Researchers have discovered that a low-fat diet in mice slows the growth of prostate cancer and improves survival when they also are treated with hormone therapy. Prior to this study, published in Cancer Research (February 15, 2004), the researchers had indicated that blood from men on a low-fat diet slowed the development of prostate cancers grown in a laboratory dish. For the current study, the researchers injected prostate cancer tumor cells into mice, which were given a high-fat diet until the tumors became noticeable.
The study involved 20 mice that underwent castration, which produces androgen deprivation. Of the 20 animals, 10 still received the high-fat diet, while the other 10 were given a low-fat diet. The results showed that in just 9 weeks cancers began to increase in size in the high-fat group, compared with 18 weeks in the low-fat group. Furthermore, animals in the low-fat group lived 8 weeks longer, compared with mice in the high-fat group.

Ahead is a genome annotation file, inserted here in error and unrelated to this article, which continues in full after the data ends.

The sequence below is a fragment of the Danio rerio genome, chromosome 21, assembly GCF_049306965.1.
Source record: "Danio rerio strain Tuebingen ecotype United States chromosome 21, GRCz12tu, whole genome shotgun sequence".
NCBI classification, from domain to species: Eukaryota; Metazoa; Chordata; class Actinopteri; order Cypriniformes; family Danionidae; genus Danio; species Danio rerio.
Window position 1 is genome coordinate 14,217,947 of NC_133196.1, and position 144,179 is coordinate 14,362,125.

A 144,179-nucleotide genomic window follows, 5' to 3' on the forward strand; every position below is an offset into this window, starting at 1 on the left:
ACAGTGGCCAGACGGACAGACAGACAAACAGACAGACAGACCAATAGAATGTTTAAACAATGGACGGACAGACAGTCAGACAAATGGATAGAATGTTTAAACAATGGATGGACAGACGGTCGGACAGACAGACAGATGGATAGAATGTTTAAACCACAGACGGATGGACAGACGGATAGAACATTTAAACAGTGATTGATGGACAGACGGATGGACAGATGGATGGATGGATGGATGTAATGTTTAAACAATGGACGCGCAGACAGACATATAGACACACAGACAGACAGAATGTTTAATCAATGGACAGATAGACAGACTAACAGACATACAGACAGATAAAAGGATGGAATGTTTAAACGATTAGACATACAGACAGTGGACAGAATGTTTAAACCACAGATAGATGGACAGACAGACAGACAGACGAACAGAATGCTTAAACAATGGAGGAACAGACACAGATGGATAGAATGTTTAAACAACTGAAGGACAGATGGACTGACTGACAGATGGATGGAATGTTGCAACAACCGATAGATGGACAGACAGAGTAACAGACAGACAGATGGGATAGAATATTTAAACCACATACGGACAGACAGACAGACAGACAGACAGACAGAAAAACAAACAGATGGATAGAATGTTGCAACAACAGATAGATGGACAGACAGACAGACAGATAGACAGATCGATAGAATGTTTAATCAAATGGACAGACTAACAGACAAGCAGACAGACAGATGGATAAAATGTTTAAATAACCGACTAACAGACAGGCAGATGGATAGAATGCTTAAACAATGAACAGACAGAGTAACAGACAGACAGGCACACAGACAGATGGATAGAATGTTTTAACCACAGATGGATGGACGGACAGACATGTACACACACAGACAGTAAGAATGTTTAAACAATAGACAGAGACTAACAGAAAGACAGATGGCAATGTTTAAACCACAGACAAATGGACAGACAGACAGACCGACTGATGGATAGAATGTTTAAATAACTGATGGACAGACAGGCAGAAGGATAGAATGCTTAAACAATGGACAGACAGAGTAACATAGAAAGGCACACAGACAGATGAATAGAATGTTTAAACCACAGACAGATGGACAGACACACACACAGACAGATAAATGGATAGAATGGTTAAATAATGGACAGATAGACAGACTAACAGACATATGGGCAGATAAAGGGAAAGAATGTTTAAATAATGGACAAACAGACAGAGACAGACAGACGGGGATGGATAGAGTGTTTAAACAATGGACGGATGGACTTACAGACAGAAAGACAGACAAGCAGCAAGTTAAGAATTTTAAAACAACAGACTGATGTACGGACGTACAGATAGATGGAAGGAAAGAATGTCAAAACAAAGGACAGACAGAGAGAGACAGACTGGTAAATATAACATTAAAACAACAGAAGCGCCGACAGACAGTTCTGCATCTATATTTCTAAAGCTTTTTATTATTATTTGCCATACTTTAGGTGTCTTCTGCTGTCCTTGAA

One study linked multiple pregnancies to an increased risk of developing atrial fibrillation later in life, and another investigated the association between premature delivery and cardiovascular disease.
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